For the majority of my karate training, I basically lived in a bubble. I didn’t care to compete. I didn’t know about many tournaments that were happening. The ones I knew about, I didn’t really care to attend.
This changed two years ago when I started training in Chinese martial arts. I started to realize there are things I don’t know that I don’t know. Lots of them.
So I became a sponge. I started attending more tournaments and seminars to meet people to learn some of the things I should be thinking about and doing. For example, at yesterday’s tournament put on by Ms. Vera Harrison, I wound up having two extensive discussions with a Shuri-ryu stylist who was gave me some pointers on what I should be doing to advance.
Another example was Friday night’s pre-tournament seminar. Six martial artists demonstrated some very basic but very effective techniques – everything from pressure point and joint lock work to potential rape scenarios. Each instructor brought a new perspective to the table, ideas that I’ll be thinking about as I move forward in my own training. I even learned from my partners – one of them turned out to be one of the demonstrating instructors, and the other was a girl who wasn’t going to take crap from anybody.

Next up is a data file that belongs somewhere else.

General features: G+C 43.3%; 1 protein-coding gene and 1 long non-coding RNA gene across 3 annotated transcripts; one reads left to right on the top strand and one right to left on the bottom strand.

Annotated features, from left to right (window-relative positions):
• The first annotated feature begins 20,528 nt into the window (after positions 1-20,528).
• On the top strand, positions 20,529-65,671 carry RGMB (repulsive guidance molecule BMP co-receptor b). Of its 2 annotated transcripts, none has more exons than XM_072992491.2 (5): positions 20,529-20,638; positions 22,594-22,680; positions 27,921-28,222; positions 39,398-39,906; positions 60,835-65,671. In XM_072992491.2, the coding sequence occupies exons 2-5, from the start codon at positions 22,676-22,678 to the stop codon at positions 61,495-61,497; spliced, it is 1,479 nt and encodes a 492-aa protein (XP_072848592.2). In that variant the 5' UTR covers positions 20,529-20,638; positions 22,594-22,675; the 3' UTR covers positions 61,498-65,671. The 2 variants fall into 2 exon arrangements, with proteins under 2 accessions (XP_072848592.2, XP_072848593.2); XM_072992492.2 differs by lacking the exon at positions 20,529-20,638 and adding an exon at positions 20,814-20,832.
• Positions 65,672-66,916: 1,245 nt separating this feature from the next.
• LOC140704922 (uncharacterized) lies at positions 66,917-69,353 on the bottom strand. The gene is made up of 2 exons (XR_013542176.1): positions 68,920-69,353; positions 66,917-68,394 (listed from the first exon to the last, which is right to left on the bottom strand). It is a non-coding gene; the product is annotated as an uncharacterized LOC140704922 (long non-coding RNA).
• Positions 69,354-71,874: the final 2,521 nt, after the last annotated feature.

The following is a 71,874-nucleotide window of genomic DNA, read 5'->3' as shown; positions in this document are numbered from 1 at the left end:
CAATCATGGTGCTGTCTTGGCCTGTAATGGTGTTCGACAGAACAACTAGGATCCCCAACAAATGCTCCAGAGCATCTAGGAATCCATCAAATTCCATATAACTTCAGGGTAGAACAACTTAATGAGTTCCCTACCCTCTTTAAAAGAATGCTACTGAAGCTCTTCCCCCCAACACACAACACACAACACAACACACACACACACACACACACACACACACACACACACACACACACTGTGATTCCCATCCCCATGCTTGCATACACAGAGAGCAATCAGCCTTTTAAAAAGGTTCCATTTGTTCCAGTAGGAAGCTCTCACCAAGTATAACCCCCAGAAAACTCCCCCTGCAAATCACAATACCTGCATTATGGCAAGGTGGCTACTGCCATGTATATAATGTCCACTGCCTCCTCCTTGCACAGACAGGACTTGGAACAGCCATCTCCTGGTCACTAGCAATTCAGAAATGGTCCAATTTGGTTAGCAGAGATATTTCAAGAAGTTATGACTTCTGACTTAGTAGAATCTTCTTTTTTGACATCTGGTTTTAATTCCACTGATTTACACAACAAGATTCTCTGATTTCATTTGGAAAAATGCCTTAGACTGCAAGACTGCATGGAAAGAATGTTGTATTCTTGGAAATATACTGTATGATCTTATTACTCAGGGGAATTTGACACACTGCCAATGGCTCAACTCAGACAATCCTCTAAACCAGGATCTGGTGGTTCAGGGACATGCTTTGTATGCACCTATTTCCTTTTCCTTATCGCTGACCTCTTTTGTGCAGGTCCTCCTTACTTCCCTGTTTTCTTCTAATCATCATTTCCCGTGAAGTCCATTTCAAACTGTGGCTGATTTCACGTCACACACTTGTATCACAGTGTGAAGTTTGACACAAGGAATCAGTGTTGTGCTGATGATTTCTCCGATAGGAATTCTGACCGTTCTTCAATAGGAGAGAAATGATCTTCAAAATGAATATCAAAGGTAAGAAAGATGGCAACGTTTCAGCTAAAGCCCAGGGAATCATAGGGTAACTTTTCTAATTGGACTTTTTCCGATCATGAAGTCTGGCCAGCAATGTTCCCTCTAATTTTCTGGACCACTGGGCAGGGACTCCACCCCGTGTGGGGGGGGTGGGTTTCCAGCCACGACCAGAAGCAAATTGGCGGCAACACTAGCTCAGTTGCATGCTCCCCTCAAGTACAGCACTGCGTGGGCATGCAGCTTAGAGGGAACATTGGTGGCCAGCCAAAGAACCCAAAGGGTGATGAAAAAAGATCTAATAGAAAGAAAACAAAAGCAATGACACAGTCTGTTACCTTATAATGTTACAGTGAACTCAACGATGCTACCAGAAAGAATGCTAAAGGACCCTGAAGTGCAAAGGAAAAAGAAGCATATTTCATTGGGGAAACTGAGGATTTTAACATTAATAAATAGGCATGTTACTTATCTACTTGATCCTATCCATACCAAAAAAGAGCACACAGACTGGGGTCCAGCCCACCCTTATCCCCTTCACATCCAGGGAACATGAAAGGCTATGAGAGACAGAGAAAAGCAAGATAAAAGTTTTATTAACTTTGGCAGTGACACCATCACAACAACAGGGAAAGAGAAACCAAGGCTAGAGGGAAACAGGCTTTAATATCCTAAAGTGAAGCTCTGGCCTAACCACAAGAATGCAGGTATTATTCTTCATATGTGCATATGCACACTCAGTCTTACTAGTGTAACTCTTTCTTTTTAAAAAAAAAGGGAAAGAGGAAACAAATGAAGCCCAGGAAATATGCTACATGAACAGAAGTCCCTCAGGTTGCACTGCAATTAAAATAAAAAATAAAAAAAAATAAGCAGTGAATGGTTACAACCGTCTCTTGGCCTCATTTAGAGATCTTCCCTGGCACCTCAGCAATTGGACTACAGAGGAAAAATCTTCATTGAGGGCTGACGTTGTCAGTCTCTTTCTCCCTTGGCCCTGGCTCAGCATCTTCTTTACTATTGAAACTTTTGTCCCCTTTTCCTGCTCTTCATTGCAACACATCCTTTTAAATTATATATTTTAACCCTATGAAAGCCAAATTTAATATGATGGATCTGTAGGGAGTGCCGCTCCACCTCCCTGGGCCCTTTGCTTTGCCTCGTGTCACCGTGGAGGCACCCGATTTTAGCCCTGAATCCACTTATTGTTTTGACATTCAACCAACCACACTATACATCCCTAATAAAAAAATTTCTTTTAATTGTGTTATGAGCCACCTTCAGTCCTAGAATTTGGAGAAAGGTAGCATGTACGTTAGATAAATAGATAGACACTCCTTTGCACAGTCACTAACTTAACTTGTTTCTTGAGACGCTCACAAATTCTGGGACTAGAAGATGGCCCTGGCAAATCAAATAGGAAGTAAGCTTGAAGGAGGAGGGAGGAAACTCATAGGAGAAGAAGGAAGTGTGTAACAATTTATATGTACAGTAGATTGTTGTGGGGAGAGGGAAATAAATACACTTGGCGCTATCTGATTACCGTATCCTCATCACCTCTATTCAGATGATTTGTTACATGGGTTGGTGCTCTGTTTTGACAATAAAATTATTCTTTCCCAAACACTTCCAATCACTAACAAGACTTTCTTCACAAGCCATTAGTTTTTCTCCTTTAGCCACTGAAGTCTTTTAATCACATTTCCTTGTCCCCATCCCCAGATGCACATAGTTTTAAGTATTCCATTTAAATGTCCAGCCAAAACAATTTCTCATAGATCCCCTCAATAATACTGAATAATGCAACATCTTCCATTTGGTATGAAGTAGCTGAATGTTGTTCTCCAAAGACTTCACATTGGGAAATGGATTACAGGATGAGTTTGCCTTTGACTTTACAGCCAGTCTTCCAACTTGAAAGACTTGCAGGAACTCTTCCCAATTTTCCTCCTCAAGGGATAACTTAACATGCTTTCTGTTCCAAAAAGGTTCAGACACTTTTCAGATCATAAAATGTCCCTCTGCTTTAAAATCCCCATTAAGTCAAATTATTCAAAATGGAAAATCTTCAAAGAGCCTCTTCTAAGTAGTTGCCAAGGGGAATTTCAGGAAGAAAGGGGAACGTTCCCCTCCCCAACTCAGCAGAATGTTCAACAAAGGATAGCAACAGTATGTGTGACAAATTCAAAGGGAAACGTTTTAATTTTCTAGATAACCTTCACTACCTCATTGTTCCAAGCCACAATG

Learning what I don’t know I don’t know is especially important for me at this stage. I have a solid library of techniques and experiences thanks to all of my instructors that I’ll continue to build on, but it’s critical that I seek out more information from others from time to time.
I would suggest to any martial artist that you get out of their comfort zone and take a class somewhere else. Find out what you don’t know that you don’t know so that you know your strengths and weaknesses. Maybe you know striking but not so much grappling, so you go find a grappling class.
No matter what you know, there’s always so much more you don’t.